According to a study done by the website ArrestRecords, Kansas has a DUI (driving under the influence) severity score of 6.54, making it the 23rd worst state for DUIs. In contrast, Wyoming’s score (12.11) is the worst, and Massachusetts’s (3.34) the best.
The DUI severity score is based on the latest FBI crime statistics, National Highway Traffic Safety Administration (NHTSA) DUI fatality statistics, and U.S. Census Bureau data. Kansas’s score actually rose three places from the previous year.
If you’ve been charged with a DUI or DWI, you may be wondering what your options are and whether you should just go it alone because the penalties will be the same no matter what you do, but you don’t need to throw up your hands in despair. You do have legal rights you can exercise.
If you’ve been arrested in or around the Kansas City area in Kansas or Missouri, contact me at The Richman Law Office LLC. I am an attorney with two decades of experience in defending clients against DUI and DWI charges and the suspension of their licenses. I’ll explain your options to you and work side by side with you during each step of the legal process to seek the most favorable result available.
A DUI charge in the state of Kansas can be based on either or both of two main factors:
A Per Se DUI: if you’re pulled over and are given a breath test and your blood alcohol content (BAC) is 0.08% or higher, that’s per se proof of driving under the influence. The level is reduced to 0.04% for drivers of commercial vehicles, and to 0.02% for drivers under the age of 21. A blood test result can also be used as per se proof.
Impaired Driving: If you are observed to be incapable of safely operating a vehicle because of impairment due to drugs or alcohol, you can be charged with a DUI/DWI (driving while intoxicated or impaired).
Kansas DUI and impaired driving statutes also state that a driver may be charged while either “operating or attempting to operate” a vehicle. This can be interpreted in various ways, but if you’re caught sleeping off a night of one too many in your car and you have your keys within reach, you could be guilty of a DUI charge.
First and second DUI offenses are considered misdemeanors. After that, the offense rises to the level of a felony, which means a conviction can lead to restrictions on your voting and gun ownership rights. Penalties for each offense include:
First Offense: 48 hours of mandatory imprisonment or 100 hours of community service, attending a drug and alcohol safety education program, a fine of $500 to $1,000, driver’s license suspension for 30 days, and then restrictions for another 330 days.
Second Offense: 90 days to one-year imprisonment, alcohol and drug abuse treatment program at your expense, a fine of $1,000 to $1,500, one-year suspension of driving privileges followed by the installation and use of an ignition interlock device (IID) for the following year.
Third Offense: A felony with 90 days to one year of imprisonment, a drug and alcohol treatment program at your expense, a fine of $1,500 to $2,500 plus court costs, a one-year driving privilege suspension followed by an additional year of an IID on your vehicle.
Subsequent offenses will carry penalties similar to a third offense, but at the end of your imprisonment, you will also be placed in the custody of the Secretary of the Kansas Department of Corrections for one year of supervision.
In addition, penalties are increased for any offense if your BAC comes in at or above 0.15% of if you have a child as a passenger who is 14 years of age or younger. If your DUI results in involuntary manslaughter, your prison time will range from 38 to 172 months.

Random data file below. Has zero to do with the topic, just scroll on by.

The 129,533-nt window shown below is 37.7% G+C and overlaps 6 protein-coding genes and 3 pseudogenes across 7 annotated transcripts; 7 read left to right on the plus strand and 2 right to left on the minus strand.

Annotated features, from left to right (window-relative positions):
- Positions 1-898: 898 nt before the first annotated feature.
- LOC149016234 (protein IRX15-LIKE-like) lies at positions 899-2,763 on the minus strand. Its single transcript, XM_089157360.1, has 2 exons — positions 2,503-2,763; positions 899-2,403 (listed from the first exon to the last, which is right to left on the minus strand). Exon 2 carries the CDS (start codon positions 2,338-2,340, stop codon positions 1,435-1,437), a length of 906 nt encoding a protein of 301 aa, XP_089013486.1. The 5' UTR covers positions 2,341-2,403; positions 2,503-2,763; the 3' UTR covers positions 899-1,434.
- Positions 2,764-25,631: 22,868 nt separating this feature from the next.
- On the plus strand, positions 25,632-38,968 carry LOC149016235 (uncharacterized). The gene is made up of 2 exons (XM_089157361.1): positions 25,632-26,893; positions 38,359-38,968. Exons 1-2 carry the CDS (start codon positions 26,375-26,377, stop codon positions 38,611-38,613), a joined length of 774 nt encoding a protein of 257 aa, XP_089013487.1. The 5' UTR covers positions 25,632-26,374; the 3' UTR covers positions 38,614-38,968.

Under the “implied consent” provision of Kansas driving laws, you are required to submit to a blood or breath test if suspected of driving under the influence. If you refuse, you can have your driving privileges suspended for one year, followed by the installation and mandatory use of an IID on your vehicle for two years the first time you refuse (three years if you make a subsequent refusal and four years if you refuse on a third-occasion).
As with any arrest, the officers must have probable cause. This means the police must have witnessed something that warranted them pulling you over in the first place. This may be able to be challenged in court.
In Rodriguez v. United States, the U.S. Supreme Court ruled that any traffic stop “must be temporary and last no longer than necessary to effect the purpose of the stop.” If the officers who pull you over make you wait too long while they call in for support or take other delaying actions, that may potentially be challenged as well.
Officers must also follow specified procedures in administering a breathalyzer test, and the breathalyzer itself must be calibrated accurately, providing still more avenues to be challenged. If you submitted to a blood test, it can be challenged whether it was contaminated somewhere during the handling and processing of the sample.
When you visit The Richman Law Office, I’ll explain strategies for getting your case expunged, dismissed, or suppressed. I’ll also coach you through the bench trial process, which involves:
Attending your initial hearing, where you’ll plead guilty or not guilty.
Enrolling in a DUI diversion program, which can help you avoid prosecution if this is your first offense.
Attending your administrative license hearing, where you can fight to keep your license.
Appearing for your trial date, where I’ll defend you in criminal court.
You don’t have to face your DUI/DWI charges alone. I am ready to work together with you to pursue the best available outcome in your case. Contact me at The Richman Law Office today to schedule a consultation to discuss your charge with a skilled DUI/DWI defense attorney in Kansas City, Kansas, and the Kansas City, Missouri areas.